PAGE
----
Bo Yikao

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Bo Yikao
Chinese 伯邑考

Bo Yikao was the oldest son of King Wen of Zhou and the elder brother of King Wu, the founder of the Zhou dynasty of ancient China.

As a member of the Zhou royal house, his family name was Ji. "Bo" refers to his status as the oldest son of his father. "Yikao" may have been his personal name or a posthumous name used for ritual purposes.

It is known that he did not inherit his father's realm along the Wei River. Based on later Chinese inheritance laws and legends, it is typically thought that he predeceased his father. Stories such as the Fengshen Yanyi lay the guilt upon King Zhou, the last king of the Shang dynasty, and the traditional account of his death was taken by later Chinese jurists as the first instance of lingchi (the "death by a thousand cuts").[1] However, passages in the Book of Rites[2][3] and the Masters of Huainan[4] assume that King Wu's inheritance simply represented an aberration or even an older tradition among the Zhou of passing over the eldest son. (In traditional accounts, Bo Yikao's granduncle Taibo of Wu had likewise been passed over in favor of a younger son.[5])

In fiction[edit]

In the Fengshen Yanyi,[6] Bo Yikao is the oldest and most outstanding son of Ji Chang, the "Duke of the West" of the Shang dynasty. He is well versed in music and the arts, handsome, and filial. The book recounts the story of Chang's imprisonment at Youli and (ahistorically) credits Yikao with bringing the bribes to free him. At his audience, King Zhou's concubine Daji finds Yikao attractive and has the king employ him to teach her how to play the zither. During a lesson, Daji attempts to seduce the boy but he rejects and ridicules her. Daji's infatuation turns to hatred: she complains to the king that Yikao molested her and insulted the king in his music. King Zhou is furious and he orders Yikao to be executed, minced into pieces, and made into meat cakes. The king then sends the cakes to Ji Chang. Ji Chang's mastery of divination means he has already foreseen his son's fate but, in order not to arouse the king's suspicion, he consumes the cakes. Thinking his divination incompetent, the king then allows the duke to leave. On the way home, Ji Chang vomits out the meat and the cakes transform into three white rabbits, which are later brought under the care of the moon goddess Chang'e.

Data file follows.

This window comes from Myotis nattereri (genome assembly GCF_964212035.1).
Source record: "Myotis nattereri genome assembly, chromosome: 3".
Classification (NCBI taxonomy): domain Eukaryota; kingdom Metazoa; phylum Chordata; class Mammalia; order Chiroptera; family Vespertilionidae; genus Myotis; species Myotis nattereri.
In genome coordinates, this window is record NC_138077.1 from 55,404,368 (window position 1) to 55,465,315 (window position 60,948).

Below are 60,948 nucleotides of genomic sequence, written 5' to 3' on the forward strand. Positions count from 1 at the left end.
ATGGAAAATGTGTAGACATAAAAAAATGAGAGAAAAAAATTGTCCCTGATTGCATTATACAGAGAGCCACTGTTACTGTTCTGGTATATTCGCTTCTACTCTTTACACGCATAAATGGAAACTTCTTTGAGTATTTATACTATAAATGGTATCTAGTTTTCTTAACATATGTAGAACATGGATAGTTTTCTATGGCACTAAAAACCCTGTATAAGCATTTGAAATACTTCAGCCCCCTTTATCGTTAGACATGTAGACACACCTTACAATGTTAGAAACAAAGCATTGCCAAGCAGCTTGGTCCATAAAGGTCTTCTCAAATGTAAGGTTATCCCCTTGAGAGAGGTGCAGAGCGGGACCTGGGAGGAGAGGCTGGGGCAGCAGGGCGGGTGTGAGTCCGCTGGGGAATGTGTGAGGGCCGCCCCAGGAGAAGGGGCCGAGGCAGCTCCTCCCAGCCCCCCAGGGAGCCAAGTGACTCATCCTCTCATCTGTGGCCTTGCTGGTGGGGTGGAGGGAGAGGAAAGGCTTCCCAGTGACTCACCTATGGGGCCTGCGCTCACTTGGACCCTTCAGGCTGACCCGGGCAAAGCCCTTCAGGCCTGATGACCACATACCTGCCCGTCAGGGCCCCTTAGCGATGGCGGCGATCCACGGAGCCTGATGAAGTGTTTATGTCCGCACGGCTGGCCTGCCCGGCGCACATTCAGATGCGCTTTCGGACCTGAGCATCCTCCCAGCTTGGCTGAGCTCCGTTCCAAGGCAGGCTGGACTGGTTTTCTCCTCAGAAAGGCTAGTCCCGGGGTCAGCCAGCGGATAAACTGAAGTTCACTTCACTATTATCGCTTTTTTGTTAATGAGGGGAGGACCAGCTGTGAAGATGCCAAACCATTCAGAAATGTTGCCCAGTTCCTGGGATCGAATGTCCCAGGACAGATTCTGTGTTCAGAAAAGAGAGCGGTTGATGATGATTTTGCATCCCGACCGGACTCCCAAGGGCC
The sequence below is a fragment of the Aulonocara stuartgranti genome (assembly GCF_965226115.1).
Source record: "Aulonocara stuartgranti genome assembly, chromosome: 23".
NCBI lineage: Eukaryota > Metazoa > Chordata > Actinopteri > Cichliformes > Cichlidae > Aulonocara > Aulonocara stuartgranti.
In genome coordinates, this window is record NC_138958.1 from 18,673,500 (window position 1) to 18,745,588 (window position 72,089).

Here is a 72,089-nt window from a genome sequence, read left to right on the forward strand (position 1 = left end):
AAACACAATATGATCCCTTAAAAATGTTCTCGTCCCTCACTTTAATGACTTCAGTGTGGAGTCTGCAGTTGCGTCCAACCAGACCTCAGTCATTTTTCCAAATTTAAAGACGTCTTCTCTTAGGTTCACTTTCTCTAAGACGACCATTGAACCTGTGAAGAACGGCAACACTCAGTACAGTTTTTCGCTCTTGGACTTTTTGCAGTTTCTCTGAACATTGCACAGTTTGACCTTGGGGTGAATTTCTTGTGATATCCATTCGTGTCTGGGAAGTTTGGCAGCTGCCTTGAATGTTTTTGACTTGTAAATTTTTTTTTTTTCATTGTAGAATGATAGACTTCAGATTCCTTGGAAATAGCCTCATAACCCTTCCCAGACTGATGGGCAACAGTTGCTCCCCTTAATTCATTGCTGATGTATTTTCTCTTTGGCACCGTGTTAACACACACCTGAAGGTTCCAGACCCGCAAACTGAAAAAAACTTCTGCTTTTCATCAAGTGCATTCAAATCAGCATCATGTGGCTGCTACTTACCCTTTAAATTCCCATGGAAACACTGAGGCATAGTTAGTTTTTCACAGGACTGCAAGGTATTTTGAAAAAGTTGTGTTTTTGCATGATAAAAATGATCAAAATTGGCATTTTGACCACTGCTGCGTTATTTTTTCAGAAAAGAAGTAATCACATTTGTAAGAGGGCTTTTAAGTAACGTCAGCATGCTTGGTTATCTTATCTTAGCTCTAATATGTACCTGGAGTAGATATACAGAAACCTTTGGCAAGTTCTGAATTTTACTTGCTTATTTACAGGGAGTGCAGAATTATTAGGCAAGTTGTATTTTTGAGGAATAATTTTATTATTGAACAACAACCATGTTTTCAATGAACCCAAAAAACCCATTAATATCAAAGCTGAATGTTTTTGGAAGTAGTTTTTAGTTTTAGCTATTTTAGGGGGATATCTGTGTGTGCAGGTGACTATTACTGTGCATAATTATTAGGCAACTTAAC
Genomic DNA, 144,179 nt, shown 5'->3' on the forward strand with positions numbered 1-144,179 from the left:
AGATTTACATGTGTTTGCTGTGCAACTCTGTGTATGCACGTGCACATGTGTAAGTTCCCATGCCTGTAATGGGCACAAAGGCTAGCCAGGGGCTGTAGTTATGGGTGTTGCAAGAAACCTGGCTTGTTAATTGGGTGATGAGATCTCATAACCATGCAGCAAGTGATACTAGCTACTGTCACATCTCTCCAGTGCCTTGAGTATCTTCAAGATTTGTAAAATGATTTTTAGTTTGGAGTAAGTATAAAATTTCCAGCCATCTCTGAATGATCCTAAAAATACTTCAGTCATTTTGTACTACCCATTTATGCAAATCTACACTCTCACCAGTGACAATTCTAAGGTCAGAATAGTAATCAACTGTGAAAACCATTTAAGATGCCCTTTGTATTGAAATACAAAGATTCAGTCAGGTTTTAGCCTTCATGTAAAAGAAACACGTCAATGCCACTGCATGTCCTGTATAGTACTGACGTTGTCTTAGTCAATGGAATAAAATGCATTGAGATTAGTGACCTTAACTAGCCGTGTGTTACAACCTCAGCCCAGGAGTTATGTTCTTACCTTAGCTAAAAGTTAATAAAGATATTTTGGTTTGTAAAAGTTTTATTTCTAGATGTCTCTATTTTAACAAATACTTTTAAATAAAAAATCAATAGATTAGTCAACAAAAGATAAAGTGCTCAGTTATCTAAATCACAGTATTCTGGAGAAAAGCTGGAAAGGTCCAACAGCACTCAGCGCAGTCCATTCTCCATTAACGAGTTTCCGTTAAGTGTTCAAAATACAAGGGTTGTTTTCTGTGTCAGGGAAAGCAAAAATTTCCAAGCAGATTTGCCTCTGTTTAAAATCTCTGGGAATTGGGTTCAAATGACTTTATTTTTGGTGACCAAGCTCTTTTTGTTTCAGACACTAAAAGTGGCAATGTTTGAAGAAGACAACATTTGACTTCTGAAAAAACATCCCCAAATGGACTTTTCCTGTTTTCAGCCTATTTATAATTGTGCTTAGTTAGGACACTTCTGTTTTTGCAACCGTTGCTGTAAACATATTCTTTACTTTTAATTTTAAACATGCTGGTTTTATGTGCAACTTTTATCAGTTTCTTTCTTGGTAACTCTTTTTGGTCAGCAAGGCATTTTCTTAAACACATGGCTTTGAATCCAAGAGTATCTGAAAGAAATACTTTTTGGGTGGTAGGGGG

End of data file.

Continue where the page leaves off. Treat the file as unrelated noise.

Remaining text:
References[edit]

  1. ^ Brook, Timothy & al. Death by a Thousand Cuts, p. 88. Harvard Univ. Press, 2008. ISBN 0674027736, 9780674027732. Accessed 4 Nov 2012.
  2. ^ Book of Rites, Tan Gong I, 1. Accessed 4 Nov 2012.
  3. ^ Ing, Michael D.K. The Dysfunction of Ritual in Early Confucianism, pp. 98 f. Oxford Univ. Press, 2012. ISBN 0199924910, 9780199924912. Accessed 4 Nov 2012.
  4. ^ Huainanzi, 13.3.
  5. ^ Chen, Jack W. The Poetics of Sovereignty, p. 31. Harvard Univ. Press, 2010. ISBN 0674056086, 9780674056084. Accessed 4 Nov 2012.
  6. ^ Xu Zhonglin. Fengshen Yanyi, Ch. 19.